I joined project 366 because Andrew Burke asked me.
Because I was flattered that he thought my writing to be of a high enough standard.
Because I believe in participation.
Because I am very aware of the value of belonging to a writing community
And because I am always up for a challenge.
Also, I will admit, I was hopeful that while writing alongside a group of highly regarded poets something good would rub off onto me …and I thought there was a chance that through getting to know you all I might be able to advance my goal of publishing a book of my writing sometime in the next few years.
I have used this description many times but it is still the best analogy I have. Trying to be a writer and an artist is like trying to ride two bicycles up a steep hill at the same time. Both have to be ridden hard and you cannot coast because if you ever stop peddling you will find yourself rolling backwards. For the last few years I have been firmly astride my artist bicycle and with some modest successes it has been rolling along nicely but I have not been able to do much more with my writing career than drag it along by the handle bars with one hand. I hoped that participating in project 366 would help me to do more with my writing than just have it slowly ticking over.
In many ways project 366 it has proved to be everything I wanted. I have been reminded that writing poetry is more a matter of tuning in to the right frequency rather than waiting for inspiration. I am writing every day and, more importantly, I am reading poetry every day but I am wondering if the updated adage of practice doesn't make perfect only perfect practice make perfect, is relevant here.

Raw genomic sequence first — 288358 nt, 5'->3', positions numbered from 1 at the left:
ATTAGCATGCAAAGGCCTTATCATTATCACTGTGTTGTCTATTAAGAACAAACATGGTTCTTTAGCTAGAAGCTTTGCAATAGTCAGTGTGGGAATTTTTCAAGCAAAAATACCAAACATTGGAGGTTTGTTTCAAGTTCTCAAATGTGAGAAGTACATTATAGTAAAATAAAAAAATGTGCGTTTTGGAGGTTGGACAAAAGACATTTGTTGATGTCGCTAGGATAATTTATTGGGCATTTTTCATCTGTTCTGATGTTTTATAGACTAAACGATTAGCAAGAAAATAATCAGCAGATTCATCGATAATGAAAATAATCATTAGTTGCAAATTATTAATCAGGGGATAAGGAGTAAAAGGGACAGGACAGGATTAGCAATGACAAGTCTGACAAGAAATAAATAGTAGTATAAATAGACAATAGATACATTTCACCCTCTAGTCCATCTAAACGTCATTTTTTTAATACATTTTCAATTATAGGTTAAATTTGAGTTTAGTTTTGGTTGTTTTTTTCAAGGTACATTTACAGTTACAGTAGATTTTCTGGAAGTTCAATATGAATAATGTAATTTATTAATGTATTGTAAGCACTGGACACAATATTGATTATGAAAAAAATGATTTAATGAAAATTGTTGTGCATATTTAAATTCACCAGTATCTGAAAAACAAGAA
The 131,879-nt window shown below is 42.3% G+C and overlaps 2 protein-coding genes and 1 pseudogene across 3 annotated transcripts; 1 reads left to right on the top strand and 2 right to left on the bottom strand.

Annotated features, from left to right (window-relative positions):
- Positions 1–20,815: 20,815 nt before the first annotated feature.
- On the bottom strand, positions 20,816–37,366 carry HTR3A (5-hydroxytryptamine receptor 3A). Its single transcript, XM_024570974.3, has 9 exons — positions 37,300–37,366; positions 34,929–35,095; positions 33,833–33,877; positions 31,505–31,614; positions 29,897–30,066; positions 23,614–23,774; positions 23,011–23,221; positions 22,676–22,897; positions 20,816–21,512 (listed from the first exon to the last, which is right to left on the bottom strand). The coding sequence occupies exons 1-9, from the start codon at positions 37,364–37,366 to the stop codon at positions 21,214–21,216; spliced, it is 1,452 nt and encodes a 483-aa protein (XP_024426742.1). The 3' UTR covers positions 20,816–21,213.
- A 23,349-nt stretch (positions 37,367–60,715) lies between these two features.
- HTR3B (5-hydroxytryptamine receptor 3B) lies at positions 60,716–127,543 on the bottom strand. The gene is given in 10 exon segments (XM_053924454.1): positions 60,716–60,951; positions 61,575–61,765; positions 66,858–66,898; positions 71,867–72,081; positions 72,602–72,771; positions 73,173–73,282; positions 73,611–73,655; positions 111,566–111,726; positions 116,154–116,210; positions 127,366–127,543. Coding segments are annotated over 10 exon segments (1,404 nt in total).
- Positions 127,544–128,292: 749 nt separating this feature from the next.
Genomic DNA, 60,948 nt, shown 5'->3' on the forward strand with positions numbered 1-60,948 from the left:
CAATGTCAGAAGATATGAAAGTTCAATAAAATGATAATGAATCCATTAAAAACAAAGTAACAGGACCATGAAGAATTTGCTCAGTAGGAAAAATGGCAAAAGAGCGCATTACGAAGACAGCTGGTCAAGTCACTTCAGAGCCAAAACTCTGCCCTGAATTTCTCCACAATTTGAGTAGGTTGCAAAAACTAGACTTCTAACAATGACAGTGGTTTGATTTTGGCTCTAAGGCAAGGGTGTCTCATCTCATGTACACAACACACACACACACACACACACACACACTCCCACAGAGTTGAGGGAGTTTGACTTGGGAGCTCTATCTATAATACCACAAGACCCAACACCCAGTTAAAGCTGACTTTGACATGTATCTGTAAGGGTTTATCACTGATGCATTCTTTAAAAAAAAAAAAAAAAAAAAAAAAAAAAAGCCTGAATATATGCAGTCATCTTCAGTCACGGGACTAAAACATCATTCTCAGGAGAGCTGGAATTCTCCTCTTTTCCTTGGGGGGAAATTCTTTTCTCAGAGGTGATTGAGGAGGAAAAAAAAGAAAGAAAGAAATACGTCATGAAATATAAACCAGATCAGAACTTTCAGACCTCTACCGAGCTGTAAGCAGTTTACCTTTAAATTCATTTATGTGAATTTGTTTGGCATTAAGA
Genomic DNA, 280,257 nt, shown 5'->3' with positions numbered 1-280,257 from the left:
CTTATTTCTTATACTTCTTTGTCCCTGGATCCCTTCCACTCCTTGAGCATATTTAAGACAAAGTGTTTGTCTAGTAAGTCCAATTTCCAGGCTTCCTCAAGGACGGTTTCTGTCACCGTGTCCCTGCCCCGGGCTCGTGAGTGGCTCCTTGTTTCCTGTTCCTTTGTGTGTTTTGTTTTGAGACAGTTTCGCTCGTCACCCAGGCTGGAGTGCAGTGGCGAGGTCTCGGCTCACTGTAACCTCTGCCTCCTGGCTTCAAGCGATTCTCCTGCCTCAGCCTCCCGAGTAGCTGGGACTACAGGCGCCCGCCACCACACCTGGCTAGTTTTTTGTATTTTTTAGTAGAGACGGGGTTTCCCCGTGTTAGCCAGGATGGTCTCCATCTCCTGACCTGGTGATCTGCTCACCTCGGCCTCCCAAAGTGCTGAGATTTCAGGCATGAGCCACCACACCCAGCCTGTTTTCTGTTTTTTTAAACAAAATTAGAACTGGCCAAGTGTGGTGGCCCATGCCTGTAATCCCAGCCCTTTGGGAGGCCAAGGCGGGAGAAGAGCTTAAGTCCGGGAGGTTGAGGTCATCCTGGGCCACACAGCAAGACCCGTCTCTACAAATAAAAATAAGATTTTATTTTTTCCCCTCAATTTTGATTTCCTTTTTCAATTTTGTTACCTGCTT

I have always written poetry – since I was quite a small child and I use it as a tool for recording my thoughts and for untangling my emotions. I have never really sought to hone the craft of it in the way I have with my art. I feel that writing every day, rather than improving my poetry, has shown up it’s inadequacies, the repetition of themes, the constant use of favourite words, predictable alliterations, and a sometimes monotonous rhythm. Though I have written a few pieces I am happy with or feel are worth spending some more time on, some days I feel I am writing just for the sake of writing. I guess what I am saying is that despite adhering to the discipline of posting a poem a day it is still possible to cheat sometimes, to pull out your usual party trick poetry – avoiding learning anything at all.
I hope that by articulating this thought out loud, and perhaps by participating in this metablog, I might force myself to pay a little more attention and exert a little more force on my poetry and generally become a better writer.